Peru Explores Passage for Rebels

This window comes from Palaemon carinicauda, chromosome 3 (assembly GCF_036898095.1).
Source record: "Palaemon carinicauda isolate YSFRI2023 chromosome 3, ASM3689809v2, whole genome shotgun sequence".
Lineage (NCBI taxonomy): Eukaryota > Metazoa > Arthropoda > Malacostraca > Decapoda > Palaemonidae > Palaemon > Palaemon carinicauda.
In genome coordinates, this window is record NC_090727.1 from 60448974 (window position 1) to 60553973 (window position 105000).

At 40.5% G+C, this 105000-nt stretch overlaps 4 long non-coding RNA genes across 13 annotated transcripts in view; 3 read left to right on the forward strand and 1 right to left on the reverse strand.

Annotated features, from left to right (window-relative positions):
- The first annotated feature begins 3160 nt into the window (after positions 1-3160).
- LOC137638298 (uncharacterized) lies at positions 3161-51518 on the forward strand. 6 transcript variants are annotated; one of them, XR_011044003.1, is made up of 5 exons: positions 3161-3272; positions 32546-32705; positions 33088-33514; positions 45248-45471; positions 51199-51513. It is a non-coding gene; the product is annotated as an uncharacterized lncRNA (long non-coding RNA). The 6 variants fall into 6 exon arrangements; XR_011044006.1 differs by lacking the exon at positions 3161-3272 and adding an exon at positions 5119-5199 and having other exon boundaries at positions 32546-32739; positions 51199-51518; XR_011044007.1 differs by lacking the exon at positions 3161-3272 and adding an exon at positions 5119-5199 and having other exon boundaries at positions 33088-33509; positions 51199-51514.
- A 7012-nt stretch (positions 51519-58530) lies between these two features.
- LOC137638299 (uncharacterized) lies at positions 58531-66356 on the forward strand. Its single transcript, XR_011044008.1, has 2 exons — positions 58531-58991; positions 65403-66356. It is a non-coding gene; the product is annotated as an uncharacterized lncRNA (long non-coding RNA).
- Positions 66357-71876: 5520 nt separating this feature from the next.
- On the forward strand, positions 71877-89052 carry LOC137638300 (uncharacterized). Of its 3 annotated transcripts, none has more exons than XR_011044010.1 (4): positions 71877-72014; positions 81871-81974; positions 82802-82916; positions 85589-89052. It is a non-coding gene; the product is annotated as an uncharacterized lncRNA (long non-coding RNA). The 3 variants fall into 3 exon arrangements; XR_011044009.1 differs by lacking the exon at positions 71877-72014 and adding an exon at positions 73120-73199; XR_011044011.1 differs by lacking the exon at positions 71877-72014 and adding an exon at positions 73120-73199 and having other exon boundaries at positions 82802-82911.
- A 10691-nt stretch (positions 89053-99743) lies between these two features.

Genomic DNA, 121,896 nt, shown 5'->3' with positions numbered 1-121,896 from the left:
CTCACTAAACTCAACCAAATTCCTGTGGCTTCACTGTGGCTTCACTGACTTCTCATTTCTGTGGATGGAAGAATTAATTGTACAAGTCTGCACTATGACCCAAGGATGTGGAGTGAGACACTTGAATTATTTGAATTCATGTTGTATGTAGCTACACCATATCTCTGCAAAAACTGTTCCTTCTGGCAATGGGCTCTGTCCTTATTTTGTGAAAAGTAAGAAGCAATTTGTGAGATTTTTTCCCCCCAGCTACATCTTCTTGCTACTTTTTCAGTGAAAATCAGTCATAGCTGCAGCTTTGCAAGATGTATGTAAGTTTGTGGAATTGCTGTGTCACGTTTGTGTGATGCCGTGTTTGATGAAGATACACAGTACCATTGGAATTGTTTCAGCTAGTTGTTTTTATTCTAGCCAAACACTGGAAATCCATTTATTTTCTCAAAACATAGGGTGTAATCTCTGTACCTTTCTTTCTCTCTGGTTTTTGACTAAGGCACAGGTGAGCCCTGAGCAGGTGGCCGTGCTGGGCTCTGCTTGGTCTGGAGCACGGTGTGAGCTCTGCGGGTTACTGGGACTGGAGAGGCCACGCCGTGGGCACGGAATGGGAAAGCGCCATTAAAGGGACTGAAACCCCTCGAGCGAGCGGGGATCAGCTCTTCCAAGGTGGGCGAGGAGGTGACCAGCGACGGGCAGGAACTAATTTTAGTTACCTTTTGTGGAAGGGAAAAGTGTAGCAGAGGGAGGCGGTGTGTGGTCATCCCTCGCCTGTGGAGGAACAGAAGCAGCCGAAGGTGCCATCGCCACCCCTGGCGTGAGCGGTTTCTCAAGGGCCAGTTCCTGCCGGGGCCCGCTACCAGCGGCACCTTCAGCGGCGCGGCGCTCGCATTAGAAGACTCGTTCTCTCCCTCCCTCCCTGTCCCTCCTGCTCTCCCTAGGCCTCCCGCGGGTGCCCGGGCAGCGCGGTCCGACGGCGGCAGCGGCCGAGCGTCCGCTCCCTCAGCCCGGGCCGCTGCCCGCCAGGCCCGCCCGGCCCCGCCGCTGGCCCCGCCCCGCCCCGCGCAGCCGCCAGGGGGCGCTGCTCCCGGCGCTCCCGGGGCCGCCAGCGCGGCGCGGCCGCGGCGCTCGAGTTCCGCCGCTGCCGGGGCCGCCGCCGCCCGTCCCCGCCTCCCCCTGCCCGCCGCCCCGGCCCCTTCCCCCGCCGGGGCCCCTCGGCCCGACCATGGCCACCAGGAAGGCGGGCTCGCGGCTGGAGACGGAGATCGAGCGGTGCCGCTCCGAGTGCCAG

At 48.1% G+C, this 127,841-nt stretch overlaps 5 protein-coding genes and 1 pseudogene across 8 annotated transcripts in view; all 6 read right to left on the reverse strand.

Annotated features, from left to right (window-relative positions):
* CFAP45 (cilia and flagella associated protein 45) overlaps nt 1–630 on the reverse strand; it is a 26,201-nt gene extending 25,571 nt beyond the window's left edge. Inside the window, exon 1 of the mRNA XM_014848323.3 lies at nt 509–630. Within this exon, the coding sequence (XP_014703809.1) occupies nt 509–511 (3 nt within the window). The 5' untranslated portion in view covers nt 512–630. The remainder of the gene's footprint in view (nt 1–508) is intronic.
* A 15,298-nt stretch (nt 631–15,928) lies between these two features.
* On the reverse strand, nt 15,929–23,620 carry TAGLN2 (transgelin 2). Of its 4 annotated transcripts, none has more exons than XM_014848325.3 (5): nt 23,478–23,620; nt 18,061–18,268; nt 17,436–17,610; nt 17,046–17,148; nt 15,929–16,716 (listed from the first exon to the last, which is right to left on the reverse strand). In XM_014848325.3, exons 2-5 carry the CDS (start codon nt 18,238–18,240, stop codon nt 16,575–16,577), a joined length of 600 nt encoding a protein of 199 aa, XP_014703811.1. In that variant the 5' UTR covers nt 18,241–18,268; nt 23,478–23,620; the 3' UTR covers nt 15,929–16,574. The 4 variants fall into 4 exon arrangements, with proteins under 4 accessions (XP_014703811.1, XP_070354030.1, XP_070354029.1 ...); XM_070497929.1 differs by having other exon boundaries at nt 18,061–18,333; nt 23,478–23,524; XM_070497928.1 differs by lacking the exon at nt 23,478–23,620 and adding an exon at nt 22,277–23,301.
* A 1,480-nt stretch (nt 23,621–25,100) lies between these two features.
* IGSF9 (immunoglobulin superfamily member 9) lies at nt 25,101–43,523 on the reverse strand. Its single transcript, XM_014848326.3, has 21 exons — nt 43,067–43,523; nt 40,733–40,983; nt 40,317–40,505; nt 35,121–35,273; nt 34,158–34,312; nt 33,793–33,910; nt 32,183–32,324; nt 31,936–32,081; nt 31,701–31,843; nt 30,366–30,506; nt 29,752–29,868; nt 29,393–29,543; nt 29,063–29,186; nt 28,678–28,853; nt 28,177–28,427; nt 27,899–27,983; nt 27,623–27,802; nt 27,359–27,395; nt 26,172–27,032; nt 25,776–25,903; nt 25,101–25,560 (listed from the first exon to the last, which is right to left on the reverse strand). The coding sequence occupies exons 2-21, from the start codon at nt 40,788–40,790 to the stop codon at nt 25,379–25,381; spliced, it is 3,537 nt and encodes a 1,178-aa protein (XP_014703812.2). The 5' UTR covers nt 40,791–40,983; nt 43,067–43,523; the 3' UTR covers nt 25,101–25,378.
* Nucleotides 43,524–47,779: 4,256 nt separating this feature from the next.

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LIMA, Peru: Steadfastly unwilling to meet the twin rebel demands of freeing their countrymen and granting them political legitimacy, Peru's government is once again considering the possibility of simple deportation. Nestor Cerpa, leader of the rebels, rejected the option of trading the hostages for passage from Peru nearly two weeks ago. Nevertheless, cabinet chief Alberto Pandolfi said Thursday he had contacted other countries about accepting the rebels should they leave the country. He didn't say which countries had been contacted or whether the government would let the rebels leave Peru if the 74 remaining hostages are freed. But the option has clearly emerged as the only concession Peru is willing to make. Hours later, at about 2:40 a.m. on Friday, four shots were fired inside the compound, which Police Col. Juan Carlos Mejia said appeared to have been fired by two rebels in the yard of the ambassador's house. There were no explanations or reports of injury. Mejia said two rebels ran into the house after firing the shots. The rebels posted signs Thursday denying claims by President Fujimori that they were seeking ransom for Japanese executives who are among the hostages. "Mr. Fujimori, don't lie," read a sign posted in a window at the residence. "We're not interested in money. Demand is release of our prisoners." But the persistence of that demand has brought negotiations to a standstill. While Fujimori insists his government has maintained contact, its negotiator, Domingo Palermo, has not visited the compound in nearly two weeks. And Archbishop Juan Luis Cipriani, instrumental in several releases, returned home Thursday to Ayacucho, 250 miles southeast of the capital. The waiting game continues.